Charlotte diners who want to celebrate North Carolina’s new rule allowing earlier sales of alcohol on Sundays have to wait until the City Council votes to allow it, which may take until the end of the month.

But for visitors to the state’s distilleries, which make liquor, the party has already started.

“I got the news 10 minutes after the governor signed it,” says Ollie Mulligan, the owner of Great Wagon Road Distilling. “It’s huge for us.”

While the so-called “brunch bill” allows alcohol sales as early as 10 a.m. on Sundays, some new provisions for distilleries also were in the bill. And those changes took effect immediately statewide.

The biggest: Instead of allowing people who tour distilleries to buy only one bottle per person per year, now they can buy up to five bottles a year. That’s a big potential bump in on-site business – and a move that may make the state’s fast-growing distilling business, currently at about 40 distilleries statewide, grow even faster. Distillers also can now buy a permit that allows them to offer 1/4-ounce samples at festivals and events, also a big marketing tool.

“The announcement – I get chills just thinking about it,” says Robbie Delaney of Muddy River Distilling in Belmont. Delaney was actually leading a tour when they got the word that Gov. Roy Cooper had signed the new legislation. That meant the people on the tour could buy more bottles right then.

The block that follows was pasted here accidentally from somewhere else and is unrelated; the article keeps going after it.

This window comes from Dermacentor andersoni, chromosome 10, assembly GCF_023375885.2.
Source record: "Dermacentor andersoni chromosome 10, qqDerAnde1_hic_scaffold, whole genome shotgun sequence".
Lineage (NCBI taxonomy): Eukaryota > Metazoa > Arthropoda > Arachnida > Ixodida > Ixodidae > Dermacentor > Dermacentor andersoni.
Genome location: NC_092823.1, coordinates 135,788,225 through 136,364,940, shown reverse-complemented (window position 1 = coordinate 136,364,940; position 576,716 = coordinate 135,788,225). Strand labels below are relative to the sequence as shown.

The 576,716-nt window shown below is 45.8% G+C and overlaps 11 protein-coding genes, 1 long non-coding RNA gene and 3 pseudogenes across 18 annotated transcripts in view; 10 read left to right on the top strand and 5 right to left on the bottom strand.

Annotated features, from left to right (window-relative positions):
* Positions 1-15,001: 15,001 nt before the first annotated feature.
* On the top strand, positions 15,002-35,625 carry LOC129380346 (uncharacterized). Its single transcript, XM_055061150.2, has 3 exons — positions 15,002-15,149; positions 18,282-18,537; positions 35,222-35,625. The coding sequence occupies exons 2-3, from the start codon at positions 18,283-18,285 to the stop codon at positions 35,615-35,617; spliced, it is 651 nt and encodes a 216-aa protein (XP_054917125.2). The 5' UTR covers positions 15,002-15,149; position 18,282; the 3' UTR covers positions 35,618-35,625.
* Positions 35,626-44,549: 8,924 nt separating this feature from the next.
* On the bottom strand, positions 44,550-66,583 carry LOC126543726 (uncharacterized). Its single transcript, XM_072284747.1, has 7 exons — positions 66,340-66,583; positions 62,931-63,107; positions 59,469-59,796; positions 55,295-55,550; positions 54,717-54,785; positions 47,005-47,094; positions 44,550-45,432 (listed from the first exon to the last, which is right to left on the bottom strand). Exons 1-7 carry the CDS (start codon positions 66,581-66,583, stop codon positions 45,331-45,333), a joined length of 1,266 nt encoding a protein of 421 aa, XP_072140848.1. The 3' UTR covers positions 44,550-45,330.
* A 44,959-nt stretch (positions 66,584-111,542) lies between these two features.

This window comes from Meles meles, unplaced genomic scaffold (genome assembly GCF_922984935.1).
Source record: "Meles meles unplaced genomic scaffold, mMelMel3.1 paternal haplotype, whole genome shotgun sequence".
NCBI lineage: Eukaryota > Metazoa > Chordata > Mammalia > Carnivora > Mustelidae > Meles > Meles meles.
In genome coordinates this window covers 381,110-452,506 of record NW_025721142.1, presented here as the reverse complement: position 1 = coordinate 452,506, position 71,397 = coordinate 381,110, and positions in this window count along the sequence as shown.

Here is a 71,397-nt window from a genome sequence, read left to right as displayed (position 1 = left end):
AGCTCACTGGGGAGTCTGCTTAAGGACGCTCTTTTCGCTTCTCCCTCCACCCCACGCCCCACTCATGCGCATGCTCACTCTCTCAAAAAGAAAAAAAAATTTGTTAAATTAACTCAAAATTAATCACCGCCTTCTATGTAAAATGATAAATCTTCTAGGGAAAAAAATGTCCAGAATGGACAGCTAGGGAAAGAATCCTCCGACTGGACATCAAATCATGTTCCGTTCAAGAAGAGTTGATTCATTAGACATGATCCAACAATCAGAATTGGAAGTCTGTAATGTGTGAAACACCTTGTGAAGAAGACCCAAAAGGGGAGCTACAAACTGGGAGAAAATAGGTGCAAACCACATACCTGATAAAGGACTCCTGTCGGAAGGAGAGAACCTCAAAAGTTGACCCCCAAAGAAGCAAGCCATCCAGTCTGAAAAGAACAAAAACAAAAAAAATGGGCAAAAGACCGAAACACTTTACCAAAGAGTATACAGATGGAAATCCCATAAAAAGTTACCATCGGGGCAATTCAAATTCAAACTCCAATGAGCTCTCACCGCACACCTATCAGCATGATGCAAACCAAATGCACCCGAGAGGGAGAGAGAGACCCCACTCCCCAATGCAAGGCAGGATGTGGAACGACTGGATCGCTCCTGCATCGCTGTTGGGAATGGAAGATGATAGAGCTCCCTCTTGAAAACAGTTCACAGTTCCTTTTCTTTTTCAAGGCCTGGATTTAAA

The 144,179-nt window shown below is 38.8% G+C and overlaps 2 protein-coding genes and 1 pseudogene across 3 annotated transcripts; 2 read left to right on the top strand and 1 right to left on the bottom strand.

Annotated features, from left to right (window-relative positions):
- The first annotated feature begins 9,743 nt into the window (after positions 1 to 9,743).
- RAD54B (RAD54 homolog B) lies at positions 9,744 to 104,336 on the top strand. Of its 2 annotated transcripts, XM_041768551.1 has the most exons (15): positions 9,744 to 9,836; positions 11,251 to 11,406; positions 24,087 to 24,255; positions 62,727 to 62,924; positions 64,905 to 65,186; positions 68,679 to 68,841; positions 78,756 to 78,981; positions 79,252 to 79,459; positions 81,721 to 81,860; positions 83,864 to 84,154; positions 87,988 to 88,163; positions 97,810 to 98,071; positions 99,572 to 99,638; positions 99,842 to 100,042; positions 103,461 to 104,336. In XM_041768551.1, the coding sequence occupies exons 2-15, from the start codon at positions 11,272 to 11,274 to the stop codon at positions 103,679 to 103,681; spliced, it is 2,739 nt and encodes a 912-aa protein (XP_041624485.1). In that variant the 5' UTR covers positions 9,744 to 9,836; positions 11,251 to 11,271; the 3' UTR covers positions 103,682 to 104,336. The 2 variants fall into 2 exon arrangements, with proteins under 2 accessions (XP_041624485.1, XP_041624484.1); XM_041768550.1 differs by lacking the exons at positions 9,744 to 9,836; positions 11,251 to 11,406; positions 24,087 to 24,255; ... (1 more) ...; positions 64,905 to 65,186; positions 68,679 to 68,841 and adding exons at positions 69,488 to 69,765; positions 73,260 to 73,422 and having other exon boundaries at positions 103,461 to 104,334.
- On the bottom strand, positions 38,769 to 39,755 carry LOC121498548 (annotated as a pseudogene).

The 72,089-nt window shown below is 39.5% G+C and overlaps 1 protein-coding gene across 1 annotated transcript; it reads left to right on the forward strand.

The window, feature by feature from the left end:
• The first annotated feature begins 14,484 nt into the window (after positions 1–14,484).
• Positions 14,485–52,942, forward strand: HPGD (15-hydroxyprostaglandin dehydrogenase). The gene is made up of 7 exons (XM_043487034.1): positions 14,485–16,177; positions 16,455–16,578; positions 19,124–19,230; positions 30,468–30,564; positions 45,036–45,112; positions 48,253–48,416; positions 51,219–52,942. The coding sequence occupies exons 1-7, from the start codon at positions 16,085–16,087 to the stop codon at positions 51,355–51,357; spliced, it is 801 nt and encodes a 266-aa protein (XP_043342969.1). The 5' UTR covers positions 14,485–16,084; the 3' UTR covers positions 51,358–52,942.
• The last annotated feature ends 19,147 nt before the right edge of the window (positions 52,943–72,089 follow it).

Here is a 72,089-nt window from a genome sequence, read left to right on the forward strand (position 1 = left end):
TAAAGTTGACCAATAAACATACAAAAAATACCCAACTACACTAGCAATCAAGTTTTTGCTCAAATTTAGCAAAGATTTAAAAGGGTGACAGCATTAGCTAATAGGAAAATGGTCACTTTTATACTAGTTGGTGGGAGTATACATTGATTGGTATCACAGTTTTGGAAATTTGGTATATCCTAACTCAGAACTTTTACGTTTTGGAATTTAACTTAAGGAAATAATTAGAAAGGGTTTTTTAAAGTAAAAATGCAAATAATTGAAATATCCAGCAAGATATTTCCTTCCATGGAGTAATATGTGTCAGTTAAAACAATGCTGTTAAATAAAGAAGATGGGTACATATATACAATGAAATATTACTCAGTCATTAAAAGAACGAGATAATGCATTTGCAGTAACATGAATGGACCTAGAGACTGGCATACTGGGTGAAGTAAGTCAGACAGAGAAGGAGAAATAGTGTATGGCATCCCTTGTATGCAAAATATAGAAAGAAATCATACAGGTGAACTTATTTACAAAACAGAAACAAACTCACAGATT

And they did, apparently. Less than a week after the bill was signed, Delaney said he’s already seen a big jump in what people are buying on his tours.

“It’s actually awesome,” he said. “I really didn’t have that much confidence people would buy five bottles given the opportunity. But man, when we told them they could buy five bottles a year, I didn’t realize how many people were from out of town,” and so are choosing to buy it all right then.

Distillers say they’re eager to expand hours in their tasting rooms and gift shops. Those are good marketing tools and help them develop customers who will then look for their products at state-run ABC stores. But capping visitors at a single bottle a year makes it hard to do that profitably, or to even break even. Before the new legislation passed, George Smith of Copper Barrel Distilling in North Wilkesboro said he was losing money on his gift shop and had to cut some jobs.

Now, distillers are already making plans to adjust to the higher bottle limit.

“We’ll probably get more help,” says Delaney. “It’s time to start opening for regular hours,” instead of just on weekends. “Anything we can do to make it easier for customers to buy our product is good for us.”

The majority of distilleries sales still will depend on the state-controlled ABC system and county-run ABC stores. ABC stores can decide not to carry a distillery’s products if they don’t sell well.

One thing Mulligan is really looking forward to, he said: Not getting chewed out by visitors who come for tours, then get belligerent when they can’t buy what they just tasted.

“I must have explained that law a thousand times,” he says.

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Photos: Kathleen Purvis